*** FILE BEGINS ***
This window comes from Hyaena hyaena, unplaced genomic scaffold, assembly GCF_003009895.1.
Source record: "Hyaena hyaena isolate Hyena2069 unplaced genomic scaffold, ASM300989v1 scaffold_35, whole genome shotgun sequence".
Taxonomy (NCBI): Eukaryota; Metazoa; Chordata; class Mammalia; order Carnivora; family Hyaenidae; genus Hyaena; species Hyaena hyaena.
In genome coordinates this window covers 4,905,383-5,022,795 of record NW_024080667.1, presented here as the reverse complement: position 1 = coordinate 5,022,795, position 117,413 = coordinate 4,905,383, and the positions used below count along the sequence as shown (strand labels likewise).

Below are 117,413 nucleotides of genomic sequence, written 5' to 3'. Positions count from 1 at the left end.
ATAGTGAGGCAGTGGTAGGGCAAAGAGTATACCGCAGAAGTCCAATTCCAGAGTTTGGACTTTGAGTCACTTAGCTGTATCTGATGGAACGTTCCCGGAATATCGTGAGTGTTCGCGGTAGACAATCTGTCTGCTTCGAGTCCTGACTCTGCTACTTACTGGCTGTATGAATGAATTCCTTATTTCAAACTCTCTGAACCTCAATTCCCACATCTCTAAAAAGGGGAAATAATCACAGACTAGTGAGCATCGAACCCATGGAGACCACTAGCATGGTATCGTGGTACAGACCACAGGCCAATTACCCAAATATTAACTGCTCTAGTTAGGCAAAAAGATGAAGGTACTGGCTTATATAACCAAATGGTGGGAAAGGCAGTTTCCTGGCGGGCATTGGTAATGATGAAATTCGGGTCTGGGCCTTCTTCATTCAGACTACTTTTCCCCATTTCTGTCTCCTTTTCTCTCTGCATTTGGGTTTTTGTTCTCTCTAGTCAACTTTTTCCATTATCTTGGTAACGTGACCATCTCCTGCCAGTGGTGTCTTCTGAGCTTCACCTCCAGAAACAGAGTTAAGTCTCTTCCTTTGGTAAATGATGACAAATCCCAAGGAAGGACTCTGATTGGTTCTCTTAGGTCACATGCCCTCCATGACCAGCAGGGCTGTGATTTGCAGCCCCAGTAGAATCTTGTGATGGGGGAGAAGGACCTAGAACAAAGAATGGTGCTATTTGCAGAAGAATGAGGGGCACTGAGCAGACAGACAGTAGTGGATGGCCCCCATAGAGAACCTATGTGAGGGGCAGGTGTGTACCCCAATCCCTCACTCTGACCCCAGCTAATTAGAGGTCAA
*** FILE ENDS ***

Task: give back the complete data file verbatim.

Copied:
This window comes from Hyaena hyaena, unplaced genomic scaffold, assembly GCF_003009895.1.
Source record: "Hyaena hyaena isolate Hyena2069 unplaced genomic scaffold, ASM300989v1 scaffold_35, whole genome shotgun sequence".
Taxonomy (NCBI): Eukaryota; Metazoa; Chordata; class Mammalia; order Carnivora; family Hyaenidae; genus Hyaena; species Hyaena hyaena.
In genome coordinates this window covers 4,905,383-5,022,795 of record NW_024080667.1, presented here as the reverse complement: position 1 = coordinate 5,022,795, position 117,413 = coordinate 4,905,383, and the positions used below count along the sequence as shown (strand labels likewise).

Below are 117,413 nucleotides of genomic sequence, written 5' to 3'. Positions count from 1 at the left end.
ATAGTGAGGCAGTGGTAGGGCAAAGAGTATACCGCAGAAGTCCAATTCCAGAGTTTGGACTTTGAGTCACTTAGCTGTATCTGATGGAACGTTCCCGGAATATCGTGAGTGTTCGCGGTAGACAATCTGTCTGCTTCGAGTCCTGACTCTGCTACTTACTGGCTGTATGAATGAATTCCTTATTTCAAACTCTCTGAACCTCAATTCCCACATCTCTAAAAAGGGGAAATAATCACAGACTAGTGAGCATCGAACCCATGGAGACCACTAGCATGGTATCGTGGTACAGACCACAGGCCAATTACCCAAATATTAACTGCTCTAGTTAGGCAAAAAGATGAAGGTACTGGCTTATATAACCAAATGGTGGGAAAGGCAGTTTCCTGGCGGGCATTGGTAATGATGAAATTCGGGTCTGGGCCTTCTTCATTCAGACTACTTTTCCCCATTTCTGTCTCCTTTTCTCTCTGCATTTGGGTTTTTGTTCTCTCTAGTCAACTTTTTCCATTATCTTGGTAACGTGACCATCTCCTGCCAGTGGTGTCTTCTGAGCTTCACCTCCAGAAACAGAGTTAAGTCTCTTCCTTTGGTAAATGATGACAAATCCCAAGGAAGGACTCTGATTGGTTCTCTTAGGTCACATGCCCTCCATGACCAGCAGGGCTGTGATTTGCAGCCCCAGTAGAATCTTGTGATGGGGGAGAAGGACCTAGAACAAAGAATGGTGCTATTTGCAGAAGAATGAGGGGCACTGAGCAGACAGACAGTAGTGGATGGCCCCCATAGAGAACCTATGTGAGGGGCAGGTGTGTACCCCAATCCCTCACTCTGACCCCAGCTAATTAGAGGTCAA